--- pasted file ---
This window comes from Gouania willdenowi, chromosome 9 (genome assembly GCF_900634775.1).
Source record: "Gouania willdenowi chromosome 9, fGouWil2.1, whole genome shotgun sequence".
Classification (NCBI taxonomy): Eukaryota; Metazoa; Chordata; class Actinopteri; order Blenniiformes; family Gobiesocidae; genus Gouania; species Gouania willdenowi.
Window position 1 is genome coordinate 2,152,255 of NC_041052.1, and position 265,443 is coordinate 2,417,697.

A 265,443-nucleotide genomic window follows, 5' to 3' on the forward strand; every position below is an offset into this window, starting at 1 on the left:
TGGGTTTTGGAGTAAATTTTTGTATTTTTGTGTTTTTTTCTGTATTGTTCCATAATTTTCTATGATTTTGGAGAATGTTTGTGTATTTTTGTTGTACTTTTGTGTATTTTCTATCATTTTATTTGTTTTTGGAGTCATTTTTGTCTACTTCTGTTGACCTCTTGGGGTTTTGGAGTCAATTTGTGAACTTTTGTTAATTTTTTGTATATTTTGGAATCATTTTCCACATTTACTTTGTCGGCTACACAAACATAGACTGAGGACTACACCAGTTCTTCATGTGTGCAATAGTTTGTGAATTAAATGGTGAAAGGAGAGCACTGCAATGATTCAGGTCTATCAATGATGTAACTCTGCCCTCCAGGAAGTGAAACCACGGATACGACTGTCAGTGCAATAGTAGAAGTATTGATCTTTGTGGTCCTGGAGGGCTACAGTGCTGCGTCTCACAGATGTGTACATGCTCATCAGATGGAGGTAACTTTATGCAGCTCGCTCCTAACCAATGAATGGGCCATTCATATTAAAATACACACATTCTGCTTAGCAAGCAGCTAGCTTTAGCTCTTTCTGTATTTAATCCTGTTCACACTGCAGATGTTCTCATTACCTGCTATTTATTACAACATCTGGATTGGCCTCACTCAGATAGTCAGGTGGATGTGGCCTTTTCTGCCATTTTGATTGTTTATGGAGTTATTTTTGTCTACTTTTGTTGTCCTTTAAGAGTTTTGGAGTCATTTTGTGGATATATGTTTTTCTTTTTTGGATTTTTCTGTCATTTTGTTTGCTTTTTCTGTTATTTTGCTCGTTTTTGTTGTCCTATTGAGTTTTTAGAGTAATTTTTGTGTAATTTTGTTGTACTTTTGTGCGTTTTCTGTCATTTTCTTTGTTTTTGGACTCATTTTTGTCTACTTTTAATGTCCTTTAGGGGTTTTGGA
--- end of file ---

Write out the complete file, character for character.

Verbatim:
This window comes from Gouania willdenowi, chromosome 9 (genome assembly GCF_900634775.1).
Source record: "Gouania willdenowi chromosome 9, fGouWil2.1, whole genome shotgun sequence".
Classification (NCBI taxonomy): Eukaryota; Metazoa; Chordata; class Actinopteri; order Blenniiformes; family Gobiesocidae; genus Gouania; species Gouania willdenowi.
Window position 1 is genome coordinate 2,152,255 of NC_041052.1, and position 265,443 is coordinate 2,417,697.

A 265,443-nucleotide genomic window follows, 5' to 3' on the forward strand; every position below is an offset into this window, starting at 1 on the left:
TGGGTTTTGGAGTAAATTTTTGTATTTTTGTGTTTTTTTCTGTATTGTTCCATAATTTTCTATGATTTTGGAGAATGTTTGTGTATTTTTGTTGTACTTTTGTGTATTTTCTATCATTTTATTTGTTTTTGGAGTCATTTTTGTCTACTTCTGTTGACCTCTTGGGGTTTTGGAGTCAATTTGTGAACTTTTGTTAATTTTTTGTATATTTTGGAATCATTTTCCACATTTACTTTGTCGGCTACACAAACATAGACTGAGGACTACACCAGTTCTTCATGTGTGCAATAGTTTGTGAATTAAATGGTGAAAGGAGAGCACTGCAATGATTCAGGTCTATCAATGATGTAACTCTGCCCTCCAGGAAGTGAAACCACGGATACGACTGTCAGTGCAATAGTAGAAGTATTGATCTTTGTGGTCCTGGAGGGCTACAGTGCTGCGTCTCACAGATGTGTACATGCTCATCAGATGGAGGTAACTTTATGCAGCTCGCTCCTAACCAATGAATGGGCCATTCATATTAAAATACACACATTCTGCTTAGCAAGCAGCTAGCTTTAGCTCTTTCTGTATTTAATCCTGTTCACACTGCAGATGTTCTCATTACCTGCTATTTATTACAACATCTGGATTGGCCTCACTCAGATAGTCAGGTGGATGTGGCCTTTTCTGCCATTTTGATTGTTTATGGAGTTATTTTTGTCTACTTTTGTTGTCCTTTAAGAGTTTTGGAGTCATTTTGTGGATATATGTTTTTCTTTTTTGGATTTTTCTGTCATTTTGTTTGCTTTTTCTGTTATTTTGCTCGTTTTTGTTGTCCTATTGAGTTTTTAGAGTAATTTTTGTGTAATTTTGTTGTACTTTTGTGCGTTTTCTGTCATTTTCTTTGTTTTTGGACTCATTTTTGTCTACTTTTAATGTCCTTTAGGGGTTTTGGA